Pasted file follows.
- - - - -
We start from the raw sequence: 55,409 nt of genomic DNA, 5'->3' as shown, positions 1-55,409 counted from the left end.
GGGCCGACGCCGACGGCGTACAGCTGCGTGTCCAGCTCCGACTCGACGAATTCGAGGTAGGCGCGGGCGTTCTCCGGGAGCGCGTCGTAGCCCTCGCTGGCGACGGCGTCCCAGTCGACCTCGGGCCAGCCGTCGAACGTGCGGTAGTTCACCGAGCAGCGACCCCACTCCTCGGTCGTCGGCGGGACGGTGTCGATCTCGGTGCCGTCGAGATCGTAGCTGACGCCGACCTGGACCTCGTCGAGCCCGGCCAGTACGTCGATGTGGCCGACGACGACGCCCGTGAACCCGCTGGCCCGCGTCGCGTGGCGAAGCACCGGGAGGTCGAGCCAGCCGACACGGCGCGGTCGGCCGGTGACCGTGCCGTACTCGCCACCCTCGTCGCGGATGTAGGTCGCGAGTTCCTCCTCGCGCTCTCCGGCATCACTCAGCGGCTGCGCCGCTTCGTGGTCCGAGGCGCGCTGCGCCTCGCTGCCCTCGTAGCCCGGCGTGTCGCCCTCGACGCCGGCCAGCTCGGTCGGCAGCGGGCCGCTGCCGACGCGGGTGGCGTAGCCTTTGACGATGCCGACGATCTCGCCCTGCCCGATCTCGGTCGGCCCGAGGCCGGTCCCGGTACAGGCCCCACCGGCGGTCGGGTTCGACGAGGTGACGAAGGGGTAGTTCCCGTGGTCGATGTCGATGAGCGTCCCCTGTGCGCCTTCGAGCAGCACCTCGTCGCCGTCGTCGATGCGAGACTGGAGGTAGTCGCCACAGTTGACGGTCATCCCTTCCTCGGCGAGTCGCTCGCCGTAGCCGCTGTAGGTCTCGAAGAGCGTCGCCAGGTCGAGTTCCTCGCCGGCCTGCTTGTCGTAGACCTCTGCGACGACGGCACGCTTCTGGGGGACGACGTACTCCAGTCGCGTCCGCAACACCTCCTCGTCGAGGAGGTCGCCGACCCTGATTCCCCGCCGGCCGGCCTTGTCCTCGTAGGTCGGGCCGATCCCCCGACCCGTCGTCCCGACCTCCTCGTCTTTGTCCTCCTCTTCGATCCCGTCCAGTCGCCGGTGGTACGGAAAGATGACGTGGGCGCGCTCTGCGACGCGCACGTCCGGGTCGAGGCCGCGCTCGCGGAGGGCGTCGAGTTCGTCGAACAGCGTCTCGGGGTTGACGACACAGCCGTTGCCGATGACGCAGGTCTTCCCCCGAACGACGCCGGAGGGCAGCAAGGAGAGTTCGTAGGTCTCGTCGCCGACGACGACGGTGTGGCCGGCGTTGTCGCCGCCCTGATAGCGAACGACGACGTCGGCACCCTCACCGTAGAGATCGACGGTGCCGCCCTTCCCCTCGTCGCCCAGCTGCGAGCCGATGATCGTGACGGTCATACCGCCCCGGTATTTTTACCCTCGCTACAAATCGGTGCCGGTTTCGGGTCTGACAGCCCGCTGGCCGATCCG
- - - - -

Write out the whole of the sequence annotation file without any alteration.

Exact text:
We start from the raw sequence: 55,409 nt of genomic DNA, 5'->3' as shown, positions 1-55,409 counted from the left end.
GGGCCGACGCCGACGGCGTACAGCTGCGTGTCCAGCTCCGACTCGACGAATTCGAGGTAGGCGCGGGCGTTCTCCGGGAGCGCGTCGTAGCCCTCGCTGGCGACGGCGTCCCAGTCGACCTCGGGCCAGCCGTCGAACGTGCGGTAGTTCACCGAGCAGCGACCCCACTCCTCGGTCGTCGGCGGGACGGTGTCGATCTCGGTGCCGTCGAGATCGTAGCTGACGCCGACCTGGACCTCGTCGAGCCCGGCCAGTACGTCGATGTGGCCGACGACGACGCCCGTGAACCCGCTGGCCCGCGTCGCGTGGCGAAGCACCGGGAGGTCGAGCCAGCCGACACGGCGCGGTCGGCCGGTGACCGTGCCGTACTCGCCACCCTCGTCGCGGATGTAGGTCGCGAGTTCCTCCTCGCGCTCTCCGGCATCACTCAGCGGCTGCGCCGCTTCGTGGTCCGAGGCGCGCTGCGCCTCGCTGCCCTCGTAGCCCGGCGTGTCGCCCTCGACGCCGGCCAGCTCGGTCGGCAGCGGGCCGCTGCCGACGCGGGTGGCGTAGCCTTTGACGATGCCGACGATCTCGCCCTGCCCGATCTCGGTCGGCCCGAGGCCGGTCCCGGTACAGGCCCCACCGGCGGTCGGGTTCGACGAGGTGACGAAGGGGTAGTTCCCGTGGTCGATGTCGATGAGCGTCCCCTGTGCGCCTTCGAGCAGCACCTCGTCGCCGTCGTCGATGCGAGACTGGAGGTAGTCGCCACAGTTGACGGTCATCCCTTCCTCGGCGAGTCGCTCGCCGTAGCCGCTGTAGGTCTCGAAGAGCGTCGCCAGGTCGAGTTCCTCGCCGGCCTGCTTGTCGTAGACCTCTGCGACGACGGCACGCTTCTGGGGGACGACGTACTCCAGTCGCGTCCGCAACACCTCCTCGTCGAGGAGGTCGCCGACCCTGATTCCCCGCCGGCCGGCCTTGTCCTCGTAGGTCGGGCCGATCCCCCGACCCGTCGTCCCGACCTCCTCGTCTTTGTCCTCCTCTTCGATCCCGTCCAGTCGCCGGTGGTACGGAAAGATGACGTGGGCGCGCTCTGCGACGCGCACGTCCGGGTCGAGGCCGCGCTCGCGGAGGGCGTCGAGTTCGTCGAACAGCGTCTCGGGGTTGACGACACAGCCGTTGCCGATGACGCAGGTCTTCCCCCGAACGACGCCGGAGGGCAGCAAGGAGAGTTCGTAGGTCTCGTCGCCGACGACGACGGTGTGGCCGGCGTTGTCGCCGCCCTGATAGCGAACGACGACGTCGGCACCCTCACCGTAGAGATCGACGGTGCCGCCCTTCCCCTCGTCGCCCAGCTGCGAGCCGATGATCGTGACGGTCATACCGCCCCGGTATTTTTACCCTCGCTACAAATCGGTGCCGGTTTCGGGTCTGACAGCCCGCTGGCCGATCCG